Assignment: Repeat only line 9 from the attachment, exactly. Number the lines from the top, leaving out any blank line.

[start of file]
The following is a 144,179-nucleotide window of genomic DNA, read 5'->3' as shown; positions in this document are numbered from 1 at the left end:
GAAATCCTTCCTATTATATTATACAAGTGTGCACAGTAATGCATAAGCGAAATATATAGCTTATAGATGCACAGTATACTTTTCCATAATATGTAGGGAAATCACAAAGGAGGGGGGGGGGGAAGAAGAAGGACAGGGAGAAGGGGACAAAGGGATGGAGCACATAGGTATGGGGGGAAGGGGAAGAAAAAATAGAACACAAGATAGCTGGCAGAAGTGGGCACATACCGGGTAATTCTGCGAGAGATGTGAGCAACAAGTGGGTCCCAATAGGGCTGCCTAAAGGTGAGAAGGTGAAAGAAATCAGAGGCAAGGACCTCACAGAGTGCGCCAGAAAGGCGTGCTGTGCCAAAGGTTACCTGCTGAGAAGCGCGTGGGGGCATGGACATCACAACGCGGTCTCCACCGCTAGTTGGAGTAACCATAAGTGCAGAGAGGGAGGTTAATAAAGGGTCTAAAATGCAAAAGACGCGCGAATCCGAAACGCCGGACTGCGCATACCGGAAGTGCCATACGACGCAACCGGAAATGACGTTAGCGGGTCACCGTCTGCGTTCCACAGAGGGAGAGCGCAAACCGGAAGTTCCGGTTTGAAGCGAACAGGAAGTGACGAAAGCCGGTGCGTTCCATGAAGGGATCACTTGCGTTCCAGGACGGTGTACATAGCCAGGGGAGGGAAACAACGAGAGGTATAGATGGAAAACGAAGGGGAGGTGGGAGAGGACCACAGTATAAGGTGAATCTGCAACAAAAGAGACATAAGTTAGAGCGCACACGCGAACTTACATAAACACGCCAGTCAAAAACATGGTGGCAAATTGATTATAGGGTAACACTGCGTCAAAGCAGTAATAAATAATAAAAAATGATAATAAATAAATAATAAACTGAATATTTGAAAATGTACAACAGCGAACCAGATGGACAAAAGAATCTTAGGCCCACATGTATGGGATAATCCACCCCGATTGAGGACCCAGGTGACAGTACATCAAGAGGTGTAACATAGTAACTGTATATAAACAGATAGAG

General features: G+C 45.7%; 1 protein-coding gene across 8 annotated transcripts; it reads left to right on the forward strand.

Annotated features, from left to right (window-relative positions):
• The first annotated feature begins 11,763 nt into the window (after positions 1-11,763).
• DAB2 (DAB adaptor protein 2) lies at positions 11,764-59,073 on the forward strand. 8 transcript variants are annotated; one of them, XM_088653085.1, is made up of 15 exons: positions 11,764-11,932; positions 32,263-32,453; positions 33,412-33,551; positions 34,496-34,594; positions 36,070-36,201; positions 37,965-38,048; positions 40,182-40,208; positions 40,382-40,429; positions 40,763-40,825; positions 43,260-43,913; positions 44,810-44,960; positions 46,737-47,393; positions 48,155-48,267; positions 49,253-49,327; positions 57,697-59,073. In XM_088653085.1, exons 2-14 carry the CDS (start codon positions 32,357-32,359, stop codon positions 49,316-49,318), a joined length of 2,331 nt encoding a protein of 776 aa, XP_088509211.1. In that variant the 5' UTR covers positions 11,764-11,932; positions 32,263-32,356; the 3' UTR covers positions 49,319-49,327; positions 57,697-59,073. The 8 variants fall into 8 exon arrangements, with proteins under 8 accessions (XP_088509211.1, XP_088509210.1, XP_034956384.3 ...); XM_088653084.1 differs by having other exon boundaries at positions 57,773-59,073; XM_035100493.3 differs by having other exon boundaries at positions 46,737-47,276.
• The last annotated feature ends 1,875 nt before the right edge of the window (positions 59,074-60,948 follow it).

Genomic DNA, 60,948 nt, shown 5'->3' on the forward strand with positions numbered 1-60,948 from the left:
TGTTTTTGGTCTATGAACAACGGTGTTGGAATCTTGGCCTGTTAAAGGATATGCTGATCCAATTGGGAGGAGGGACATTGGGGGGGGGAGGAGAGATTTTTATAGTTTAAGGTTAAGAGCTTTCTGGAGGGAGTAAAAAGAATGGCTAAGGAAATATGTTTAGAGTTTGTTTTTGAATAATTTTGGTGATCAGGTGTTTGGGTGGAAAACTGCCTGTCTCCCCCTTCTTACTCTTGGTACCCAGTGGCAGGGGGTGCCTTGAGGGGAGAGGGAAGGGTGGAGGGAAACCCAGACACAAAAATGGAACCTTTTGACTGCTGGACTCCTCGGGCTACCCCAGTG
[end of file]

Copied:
TGTTTTTGGTCTATGAACAACGGTGTTGGAATCTTGGCCTGTTAAAGGATATGCTGATCCAATTGGGAGGAGGGACATTGGGGGGGGGAGGAGAGATTTTTATAGTTTAAGGTTAAGAGCTTTCTGGAGGGAGTAAAAAGAATGGCTAAGGAAATATGTTTAGAGTTTGTTTTTGAATAATTTTGGTGATCAGGTGTTTGGGTGGAAAACTGCCTGTCTCCCCCTTCTTACTCTTGGTACCCAGTGGCAGGGGGTGCCTTGAGGGGAGAGGGAAGGGTGGAGGGAAACCCAGACACAAAAATGGAACCTTTTGACTGCTGGACTCCTCGGGCTACCCCAGTG